My dd2 is not sure she wants to have children, as she doesn't want to end up with my life. Fair point, really, it's not what I would have chosen either.

She may or may not have children when she grows up (she's only 10; eldest dd has severe ASD, dd2 has AS, ds has HFA). What she has had is a much bigger insight into the potential pitfalls of having children than I ever had (I am the youngest child in my family, and had virtually no contact with young children/babies before I had my own), and so whatever she decided will actually be a more informed choice than the one I made.

I do feel a bit upset (guilty, probably) that maybe she feels like this because the example of homelife she has is not always a great one, but there is little I can do to change that - we are who we are, as a family, and that is all there is to it.

Mind you, I was absolutely adamant as a child that I would not ever, no way, never have children. Uh huh. Never.

Then I woke up one morning when I was 17, and just realised what crap I'd been spouting, and knew I'd have children one day (hadn't even had a boyfriend at that point!). I did (obviously!), and well, here I am - not the glowing picture of middle class housewifely Home Counties wholesomeness I was anticipating, but we muddle through and it's not all bad.

Whatever dd2 decides (and ds, in his turn - he's only 4!), it's her life, and her decision to take.

notgivingin789 Tue 30-May-17 22:13:11

Show them all sorts of ways to be and let them choose.

That's a beautiful phrase.

DorothyL Tue 30-May-17 23:18:07

I think you misunderstand me - I totally support her in wanting to live the life she wants. What upsets me is that she seems to have such a negative view of ds, when he in spite of everything is so loving and lovable, and of our family as a whole, when I strive every day to minimise the impact of our situation.

zzzzz Wed 31-May-17 00:02:25

What she wants for herself is not a rejection of you or your choices.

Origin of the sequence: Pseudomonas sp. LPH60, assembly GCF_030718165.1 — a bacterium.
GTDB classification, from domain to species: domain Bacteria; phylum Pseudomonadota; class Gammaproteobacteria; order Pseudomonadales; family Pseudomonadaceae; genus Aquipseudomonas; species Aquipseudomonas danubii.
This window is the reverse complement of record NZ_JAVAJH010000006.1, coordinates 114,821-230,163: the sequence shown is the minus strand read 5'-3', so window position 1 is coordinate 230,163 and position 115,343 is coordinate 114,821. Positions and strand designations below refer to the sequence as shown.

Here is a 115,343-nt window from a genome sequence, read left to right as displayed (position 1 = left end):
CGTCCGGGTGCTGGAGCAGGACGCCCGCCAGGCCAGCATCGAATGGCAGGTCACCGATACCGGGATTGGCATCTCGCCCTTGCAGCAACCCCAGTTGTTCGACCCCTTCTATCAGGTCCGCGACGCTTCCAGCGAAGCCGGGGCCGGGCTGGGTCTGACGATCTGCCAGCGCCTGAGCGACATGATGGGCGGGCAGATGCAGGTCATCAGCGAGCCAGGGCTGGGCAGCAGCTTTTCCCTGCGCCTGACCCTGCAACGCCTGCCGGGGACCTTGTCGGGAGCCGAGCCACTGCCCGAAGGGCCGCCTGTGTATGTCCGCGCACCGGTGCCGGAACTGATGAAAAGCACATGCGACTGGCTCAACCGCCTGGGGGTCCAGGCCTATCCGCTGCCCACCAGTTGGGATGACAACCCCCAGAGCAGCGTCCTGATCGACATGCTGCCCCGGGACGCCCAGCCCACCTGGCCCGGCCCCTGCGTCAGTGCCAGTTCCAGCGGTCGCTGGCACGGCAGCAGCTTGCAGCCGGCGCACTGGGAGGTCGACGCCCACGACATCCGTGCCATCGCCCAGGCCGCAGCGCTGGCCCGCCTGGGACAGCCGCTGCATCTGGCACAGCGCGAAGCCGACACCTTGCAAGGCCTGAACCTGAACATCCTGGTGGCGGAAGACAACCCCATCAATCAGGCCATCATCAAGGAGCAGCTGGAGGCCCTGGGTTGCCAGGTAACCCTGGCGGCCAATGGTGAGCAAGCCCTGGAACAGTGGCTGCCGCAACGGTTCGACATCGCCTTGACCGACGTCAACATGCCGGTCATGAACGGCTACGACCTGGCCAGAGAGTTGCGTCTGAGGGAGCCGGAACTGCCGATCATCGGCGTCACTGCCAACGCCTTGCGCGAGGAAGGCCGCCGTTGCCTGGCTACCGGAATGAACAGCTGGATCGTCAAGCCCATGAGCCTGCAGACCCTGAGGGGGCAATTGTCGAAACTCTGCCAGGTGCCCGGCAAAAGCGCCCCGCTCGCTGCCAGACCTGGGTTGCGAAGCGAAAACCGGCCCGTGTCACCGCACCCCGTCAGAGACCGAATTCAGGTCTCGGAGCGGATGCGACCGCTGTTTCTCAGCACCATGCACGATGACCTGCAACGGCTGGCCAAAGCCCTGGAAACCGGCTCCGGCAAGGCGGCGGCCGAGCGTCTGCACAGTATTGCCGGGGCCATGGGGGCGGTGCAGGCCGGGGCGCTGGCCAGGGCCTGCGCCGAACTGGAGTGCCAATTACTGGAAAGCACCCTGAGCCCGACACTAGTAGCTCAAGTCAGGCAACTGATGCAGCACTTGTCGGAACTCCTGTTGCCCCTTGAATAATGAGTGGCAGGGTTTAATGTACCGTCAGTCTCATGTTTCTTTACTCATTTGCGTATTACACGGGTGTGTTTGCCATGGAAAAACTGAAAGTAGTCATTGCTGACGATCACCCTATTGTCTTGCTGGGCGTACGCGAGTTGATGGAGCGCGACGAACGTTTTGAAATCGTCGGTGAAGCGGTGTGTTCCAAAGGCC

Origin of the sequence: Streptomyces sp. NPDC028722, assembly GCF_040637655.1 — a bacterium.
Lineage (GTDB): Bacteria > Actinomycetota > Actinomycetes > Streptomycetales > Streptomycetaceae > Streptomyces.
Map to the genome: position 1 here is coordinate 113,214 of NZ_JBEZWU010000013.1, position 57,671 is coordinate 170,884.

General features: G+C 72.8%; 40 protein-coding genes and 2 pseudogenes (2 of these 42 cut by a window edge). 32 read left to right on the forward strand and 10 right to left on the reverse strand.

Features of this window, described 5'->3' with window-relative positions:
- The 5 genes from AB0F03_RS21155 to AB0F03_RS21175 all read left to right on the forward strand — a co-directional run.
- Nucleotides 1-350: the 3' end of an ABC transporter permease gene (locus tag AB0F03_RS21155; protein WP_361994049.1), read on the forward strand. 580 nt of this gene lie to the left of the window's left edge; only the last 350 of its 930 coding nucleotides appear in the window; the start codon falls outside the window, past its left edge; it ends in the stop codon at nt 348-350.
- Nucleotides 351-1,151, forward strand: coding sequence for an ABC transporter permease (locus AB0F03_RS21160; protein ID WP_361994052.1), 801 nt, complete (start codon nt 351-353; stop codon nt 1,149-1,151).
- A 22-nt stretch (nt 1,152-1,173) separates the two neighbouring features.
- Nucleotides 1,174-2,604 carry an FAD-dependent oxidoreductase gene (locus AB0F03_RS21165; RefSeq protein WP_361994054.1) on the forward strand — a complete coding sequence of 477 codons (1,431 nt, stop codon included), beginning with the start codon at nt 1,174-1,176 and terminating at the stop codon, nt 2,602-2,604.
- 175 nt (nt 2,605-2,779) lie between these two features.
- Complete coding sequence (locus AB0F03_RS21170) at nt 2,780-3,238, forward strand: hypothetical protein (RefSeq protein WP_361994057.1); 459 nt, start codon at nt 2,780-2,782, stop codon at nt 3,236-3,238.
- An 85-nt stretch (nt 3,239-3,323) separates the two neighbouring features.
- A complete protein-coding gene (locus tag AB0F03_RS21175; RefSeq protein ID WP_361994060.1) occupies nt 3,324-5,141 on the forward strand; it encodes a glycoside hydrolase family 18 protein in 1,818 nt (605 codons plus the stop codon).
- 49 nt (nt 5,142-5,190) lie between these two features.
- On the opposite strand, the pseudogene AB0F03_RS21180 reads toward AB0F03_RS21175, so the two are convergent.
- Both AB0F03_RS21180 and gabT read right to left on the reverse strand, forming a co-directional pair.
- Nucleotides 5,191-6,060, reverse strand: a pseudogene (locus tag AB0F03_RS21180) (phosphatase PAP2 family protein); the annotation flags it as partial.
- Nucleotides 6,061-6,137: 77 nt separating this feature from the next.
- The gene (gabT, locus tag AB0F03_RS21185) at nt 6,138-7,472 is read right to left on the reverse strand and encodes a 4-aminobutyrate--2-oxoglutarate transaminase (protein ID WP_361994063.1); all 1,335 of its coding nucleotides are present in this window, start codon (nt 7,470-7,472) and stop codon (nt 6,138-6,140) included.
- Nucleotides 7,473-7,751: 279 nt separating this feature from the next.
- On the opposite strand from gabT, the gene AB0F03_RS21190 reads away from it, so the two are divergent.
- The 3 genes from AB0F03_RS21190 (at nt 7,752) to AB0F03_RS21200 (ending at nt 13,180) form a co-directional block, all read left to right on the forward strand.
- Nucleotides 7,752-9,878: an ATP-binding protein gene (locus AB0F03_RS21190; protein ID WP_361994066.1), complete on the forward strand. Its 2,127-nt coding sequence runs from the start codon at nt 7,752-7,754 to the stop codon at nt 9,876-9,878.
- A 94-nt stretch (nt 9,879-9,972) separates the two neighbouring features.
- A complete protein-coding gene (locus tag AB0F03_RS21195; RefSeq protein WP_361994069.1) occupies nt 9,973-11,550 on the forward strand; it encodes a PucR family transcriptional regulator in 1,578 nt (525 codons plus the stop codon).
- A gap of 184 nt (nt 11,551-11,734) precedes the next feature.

PandasRock Wed 31-May-17 07:32:20

If I had grown up with a sister like dd1, it would definitely had an influence on how I saw life. It can't not.

Dd2 and ds do lead a very different life because of dd1. Not worse, but very definitely different - different from their friends' lives, different from how I had planned our life would be, different from what I know we would be doing as a family if dd1 wasn't severely autistic.

It has limited us in many ways, it has excluded many activities and experiences. It has also made us take part in things we wouldn't have done otherwise (and enjoyed them!) and made us consider alternatives and choices we wouldn't have looked at (and again, enjoyed).

Dd2 made me laugh the other day - her current dissatisfaction is that we do too much grin Dd1 needs to get out and about every day - staying at home is really difficult for her, and so we do. Days out, cinema, even just having lunch out. Thinking back to my school holidays, the thing my children never experience is day after day of entertaining themselves - no long stretches of boredom. But apparently it's 'not fair' that we are always active (dd2 is too young to stay at home alone, so has to come along too). She longs for lazy days at home with nothing to do (apparently - she'd be bored within 4 hours and desperate to do something!). In my view, she's lucky we do as much as we do (varied, not always 'big' days out - local park, quick picnic, shopping, wildlife places, as well as bigger days out) both out and at home (there's always baking or craft going on as dd1 needs activities) and we play so many board games, but she sees it differently. I think when she is old enough to choose, she'll still come along on most of our days out, for want of anything better to do! We'll see!